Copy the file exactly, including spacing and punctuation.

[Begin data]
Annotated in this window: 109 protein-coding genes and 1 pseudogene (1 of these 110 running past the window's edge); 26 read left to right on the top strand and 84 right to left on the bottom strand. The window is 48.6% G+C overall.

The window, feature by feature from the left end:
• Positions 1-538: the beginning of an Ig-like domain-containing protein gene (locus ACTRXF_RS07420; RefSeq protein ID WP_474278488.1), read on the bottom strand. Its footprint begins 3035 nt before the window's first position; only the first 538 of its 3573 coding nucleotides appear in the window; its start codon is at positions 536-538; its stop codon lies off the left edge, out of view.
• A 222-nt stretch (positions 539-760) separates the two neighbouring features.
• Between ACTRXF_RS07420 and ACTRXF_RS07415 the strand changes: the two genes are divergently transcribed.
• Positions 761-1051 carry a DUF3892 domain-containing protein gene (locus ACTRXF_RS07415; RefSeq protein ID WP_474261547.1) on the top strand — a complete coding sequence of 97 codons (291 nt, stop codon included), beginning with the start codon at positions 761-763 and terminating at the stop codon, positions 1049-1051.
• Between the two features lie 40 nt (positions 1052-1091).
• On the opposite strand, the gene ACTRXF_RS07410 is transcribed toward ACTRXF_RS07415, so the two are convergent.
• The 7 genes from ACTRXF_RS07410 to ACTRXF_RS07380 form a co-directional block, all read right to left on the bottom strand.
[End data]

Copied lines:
Annotated in this window: 109 protein-coding genes and 1 pseudogene (1 of these 110 running past the window's edge); 26 read left to right on the top strand and 84 right to left on the bottom strand. The window is 48.6% G+C overall.

The window, feature by feature from the left end:
• Positions 1-538: the beginning of an Ig-like domain-containing protein gene (locus ACTRXF_RS07420; RefSeq protein ID WP_474278488.1), read on the bottom strand. Its footprint begins 3035 nt before the window's first position; only the first 538 of its 3573 coding nucleotides appear in the window; its start codon is at positions 536-538; its stop codon lies off the left edge, out of view.
• A 222-nt stretch (positions 539-760) separates the two neighbouring features.
• Between ACTRXF_RS07420 and ACTRXF_RS07415 the strand changes: the two genes are divergently transcribed.
• Positions 761-1051 carry a DUF3892 domain-containing protein gene (locus ACTRXF_RS07415; RefSeq protein ID WP_474261547.1) on the top strand — a complete coding sequence of 97 codons (291 nt, stop codon included), beginning with the start codon at positions 761-763 and terminating at the stop codon, positions 1049-1051.
• Between the two features lie 40 nt (positions 1052-1091).
• On the opposite strand, the gene ACTRXF_RS07410 is transcribed toward ACTRXF_RS07415, so the two are convergent.
• The 7 genes from ACTRXF_RS07410 to ACTRXF_RS07380 form a co-directional block, all read right to left on the bottom strand.